|Publication number||US5645129 A|
|Application number||US 08/596,522|
|Publication date||Jul 8, 1997|
|Filing date||Feb 5, 1996|
|Priority date||Feb 5, 1996|
|Publication number||08596522, 596522, US 5645129 A, US 5645129A, US-A-5645129, US5645129 A, US5645129A|
|Inventors||Edward M. Renna|
|Original Assignee||Renna; Edward M.|
|Export Citation||BiBTeX, EndNote, RefMan|
|Patent Citations (5), Referenced by (4), Classifications (5), Legal Events (3)|
|External Links: USPTO, USPTO Assignment, Espacenet|
1. Field of the Invention
This invention pertains to fire extinguishers in general and, more particularly, to a means of strategically and conveniently storing such fire extinguishers in an out-of-the-way local while still meeting local codes and providing for their immediate accessibility should the need arise.
2. General Background
The art relating to fire extinguishers and their supporting structure is quite varied. U.S. Pat. No. 3,738,429 issued to Heller, et al., discloses a perforated hose that is coiled together well above the floor of a building or the like. A foil strip retains the coil intact; but should a fire occur, the foil strip will fail thereby allowing the hose to freely hang downward while water or some other extinguishing material is emitted from its perforations.
Japanese Patent No. 6-54922 issued to Kameoka discloses a variation of this in that a fire hydrant is installed in the ceiling with its door facing downward. Upon the opening of the door, the hose becomes immediately available to anyone located underneath.
With respect to cylindrical fire extinguishers, U.S. Pat. No. 3,067,822 issued to Hattenhauer discloses a wall cabinet for the safe storage of such cylinders.
U.S. Pat. No. 3,702,157 issued to Thomas also discloses a wall-supported cylindrical fire extinguisher. In this version, the cylinder is pivotally mounted such that it can rotate about a vertical axis. Its hose, being extra long, is coiled around the body of the cylinder such that when the need arises, the hose is simply uncoiled from around the cylinder thereby causing the cylinder to spin about its vertical axis.
U.S. Pat. No. 4,548,274 issued to Simpson discloses another wall-supported fire extinguisher cabinet that incorporates a decorative housing so that the cabinet is more aesthetically pleasing. Upon the detection of a fire, its door slides down thereby revealing the extinguisher inside.
U.S. Pat. Nos. 4,586,687 and No. 5,354,029 both issued to Ziaylek, Jr., and No. 432,545 issued to Morse demonstrate the variation in elements.
Many of these devices are attempts to conceal the fire extinguishing equipment from view or to remove such equipment from normal access. While they may each function as designed, they often require elaborate set-up and sometimes are not readily available for inspection, visual or otherwise. Also, in some cases, these devices are not suitable for outdoor installation or installations involving more extreme environments. These devices are also not generally adaptable for use in open bays or other open areas of a building or overhang.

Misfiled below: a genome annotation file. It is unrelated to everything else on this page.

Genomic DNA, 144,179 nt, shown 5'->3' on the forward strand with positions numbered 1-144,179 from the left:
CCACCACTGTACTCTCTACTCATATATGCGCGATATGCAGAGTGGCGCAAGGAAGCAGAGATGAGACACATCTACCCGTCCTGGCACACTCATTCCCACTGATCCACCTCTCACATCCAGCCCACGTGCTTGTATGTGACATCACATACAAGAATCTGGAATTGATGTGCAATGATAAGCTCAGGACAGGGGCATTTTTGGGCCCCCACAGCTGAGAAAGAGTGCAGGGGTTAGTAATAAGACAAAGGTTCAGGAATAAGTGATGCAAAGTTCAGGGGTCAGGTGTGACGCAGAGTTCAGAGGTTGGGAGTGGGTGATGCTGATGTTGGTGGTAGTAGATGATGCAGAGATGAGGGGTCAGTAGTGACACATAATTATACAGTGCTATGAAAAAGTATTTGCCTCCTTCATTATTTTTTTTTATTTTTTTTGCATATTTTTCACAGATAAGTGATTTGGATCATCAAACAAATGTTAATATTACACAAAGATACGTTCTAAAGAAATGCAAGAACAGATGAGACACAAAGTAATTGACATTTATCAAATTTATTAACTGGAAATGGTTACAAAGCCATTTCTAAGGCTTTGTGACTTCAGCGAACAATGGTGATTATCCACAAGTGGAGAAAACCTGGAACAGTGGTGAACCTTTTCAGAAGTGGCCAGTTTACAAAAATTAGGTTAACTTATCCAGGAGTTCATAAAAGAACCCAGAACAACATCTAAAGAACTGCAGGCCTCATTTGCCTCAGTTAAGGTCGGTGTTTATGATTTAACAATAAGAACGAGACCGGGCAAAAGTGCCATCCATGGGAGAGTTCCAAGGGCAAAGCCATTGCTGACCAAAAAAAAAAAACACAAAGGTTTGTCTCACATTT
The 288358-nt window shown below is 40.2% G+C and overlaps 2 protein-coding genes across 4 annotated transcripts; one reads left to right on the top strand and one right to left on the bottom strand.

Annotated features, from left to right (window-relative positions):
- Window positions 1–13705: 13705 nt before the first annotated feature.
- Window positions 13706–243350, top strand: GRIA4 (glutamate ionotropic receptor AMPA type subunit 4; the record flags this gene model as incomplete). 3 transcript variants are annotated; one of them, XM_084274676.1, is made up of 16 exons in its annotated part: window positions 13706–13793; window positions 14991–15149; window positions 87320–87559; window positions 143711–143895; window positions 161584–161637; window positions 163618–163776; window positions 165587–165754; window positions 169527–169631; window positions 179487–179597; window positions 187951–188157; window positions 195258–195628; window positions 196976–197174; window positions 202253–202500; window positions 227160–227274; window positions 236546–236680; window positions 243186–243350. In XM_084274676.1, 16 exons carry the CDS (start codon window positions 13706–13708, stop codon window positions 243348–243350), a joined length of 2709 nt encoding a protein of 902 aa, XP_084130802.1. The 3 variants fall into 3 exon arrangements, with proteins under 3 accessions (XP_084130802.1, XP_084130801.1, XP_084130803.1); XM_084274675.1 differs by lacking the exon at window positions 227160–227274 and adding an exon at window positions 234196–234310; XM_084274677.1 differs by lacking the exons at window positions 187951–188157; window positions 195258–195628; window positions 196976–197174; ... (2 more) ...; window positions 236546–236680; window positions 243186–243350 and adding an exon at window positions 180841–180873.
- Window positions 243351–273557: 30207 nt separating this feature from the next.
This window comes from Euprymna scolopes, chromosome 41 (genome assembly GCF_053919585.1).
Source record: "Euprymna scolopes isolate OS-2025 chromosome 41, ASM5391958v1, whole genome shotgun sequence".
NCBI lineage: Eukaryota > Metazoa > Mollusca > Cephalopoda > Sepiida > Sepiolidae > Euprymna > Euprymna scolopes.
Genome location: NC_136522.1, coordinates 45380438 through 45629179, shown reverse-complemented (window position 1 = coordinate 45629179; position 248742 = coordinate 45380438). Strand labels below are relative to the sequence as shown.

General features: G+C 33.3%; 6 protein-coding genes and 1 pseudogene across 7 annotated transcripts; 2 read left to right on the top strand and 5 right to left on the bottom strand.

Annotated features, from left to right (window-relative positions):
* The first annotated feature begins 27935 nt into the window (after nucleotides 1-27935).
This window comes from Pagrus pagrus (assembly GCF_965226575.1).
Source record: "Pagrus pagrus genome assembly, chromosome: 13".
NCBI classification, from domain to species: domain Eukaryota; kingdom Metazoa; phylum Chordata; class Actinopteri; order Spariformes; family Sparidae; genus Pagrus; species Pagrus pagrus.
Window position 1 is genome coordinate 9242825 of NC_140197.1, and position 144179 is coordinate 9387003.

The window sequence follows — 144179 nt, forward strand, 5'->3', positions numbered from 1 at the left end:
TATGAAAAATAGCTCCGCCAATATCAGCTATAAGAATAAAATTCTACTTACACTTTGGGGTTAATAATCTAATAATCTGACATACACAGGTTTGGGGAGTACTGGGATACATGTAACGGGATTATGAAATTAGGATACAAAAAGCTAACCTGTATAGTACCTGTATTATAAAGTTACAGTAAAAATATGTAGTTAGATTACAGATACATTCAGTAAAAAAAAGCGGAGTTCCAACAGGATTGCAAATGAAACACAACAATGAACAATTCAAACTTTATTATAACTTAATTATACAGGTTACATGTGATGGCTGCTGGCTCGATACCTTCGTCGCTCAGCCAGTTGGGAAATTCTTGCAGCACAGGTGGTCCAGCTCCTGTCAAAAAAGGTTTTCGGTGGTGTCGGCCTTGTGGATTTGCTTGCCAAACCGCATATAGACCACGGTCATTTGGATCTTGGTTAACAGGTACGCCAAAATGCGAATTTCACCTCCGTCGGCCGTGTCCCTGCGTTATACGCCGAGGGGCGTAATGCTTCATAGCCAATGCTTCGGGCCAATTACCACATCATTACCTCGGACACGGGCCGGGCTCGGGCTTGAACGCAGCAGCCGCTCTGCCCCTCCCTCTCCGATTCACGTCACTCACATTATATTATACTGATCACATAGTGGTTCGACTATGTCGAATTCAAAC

It is thus an object of this invention to provide an inexpensive manner of storing cylindrical fire extinguishers in a great many different locals.
A further object of this invention is to provide a means of storing such extinguishers in a manner that is readily available should the need arise, but which is out-of-the-way during normal day-to-day activities.
Yet another object of this invention is to provide a fire extinguisher dispenser that conforms with the rules and regulations relating to such material.
Still another object of this invention is to provide a system that can be used outdoors as well as in other locations that may include environmental extremes.
A further object of this invention is provide a dispensing mechanism that relies upon gravity for operation, thereby being basically fail-safe.
Still another object of this invention is to provide a dispensing mechanism that can be installed anywhere in large open bays rather than being limited solely against a wall or column or the like, thereby freeing up such space for other uses while also protecting the cylinder from accidental abuse or damage. These and other objects and advantages of this invention will become obvious upon further investigation.
The preferred embodiment of the apparatus of the present invention solves the aforementioned problems in a straightforward and simple manner. This invention pertains to a fire extinguisher dispenser assembly that incorporates a frame having a lower opening and which supports a dispenser reel assembly therein. A dispensing cable is wound around a portion of this dispenser reel assembly, with this cable having a loop connector at its depending free end which is sized to support a fire extinguisher therefrom. Covering the lower opening of the frame is a release plate that has a slot therein sized to allow the cable to pass therethrough. However, to prevent the cable from freely passing through this slot, a stop is secured to the cable which engages the upper surface of the release plate, thereby preventing the cable from further passage through the slot. To activate the invention, a release assembly is operated to release the release plate from the frame, thereby allowing the cable, and the fire extinguisher, to fall via gravity away from the dispenser reel assembly.
For a further understanding of the nature and objects of the present invention, reference should be had to the following description taken in conjunction with the accompanying drawing in which like parts are given like reference numerals and, wherein: